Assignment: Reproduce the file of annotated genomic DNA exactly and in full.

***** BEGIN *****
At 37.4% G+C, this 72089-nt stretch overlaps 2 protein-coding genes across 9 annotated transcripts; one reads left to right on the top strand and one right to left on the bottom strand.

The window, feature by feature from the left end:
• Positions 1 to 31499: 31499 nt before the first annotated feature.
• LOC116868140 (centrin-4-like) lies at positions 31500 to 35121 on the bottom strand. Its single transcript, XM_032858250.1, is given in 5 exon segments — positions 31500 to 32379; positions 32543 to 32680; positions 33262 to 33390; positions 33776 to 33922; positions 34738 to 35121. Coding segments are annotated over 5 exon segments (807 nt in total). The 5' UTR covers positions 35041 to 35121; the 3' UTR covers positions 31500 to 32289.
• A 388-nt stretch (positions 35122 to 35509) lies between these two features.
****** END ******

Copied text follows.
At 37.4% G+C, this 72089-nt stretch overlaps 2 protein-coding genes across 9 annotated transcripts; one reads left to right on the top strand and one right to left on the bottom strand.

The window, feature by feature from the left end:
• Positions 1 to 31499: 31499 nt before the first annotated feature.
• LOC116868140 (centrin-4-like) lies at positions 31500 to 35121 on the bottom strand. Its single transcript, XM_032858250.1, is given in 5 exon segments — positions 31500 to 32379; positions 32543 to 32680; positions 33262 to 33390; positions 33776 to 33922; positions 34738 to 35121. Coding segments are annotated over 5 exon segments (807 nt in total). The 5' UTR covers positions 35041 to 35121; the 3' UTR covers positions 31500 to 32289.
• A 388-nt stretch (positions 35122 to 35509) lies between these two features.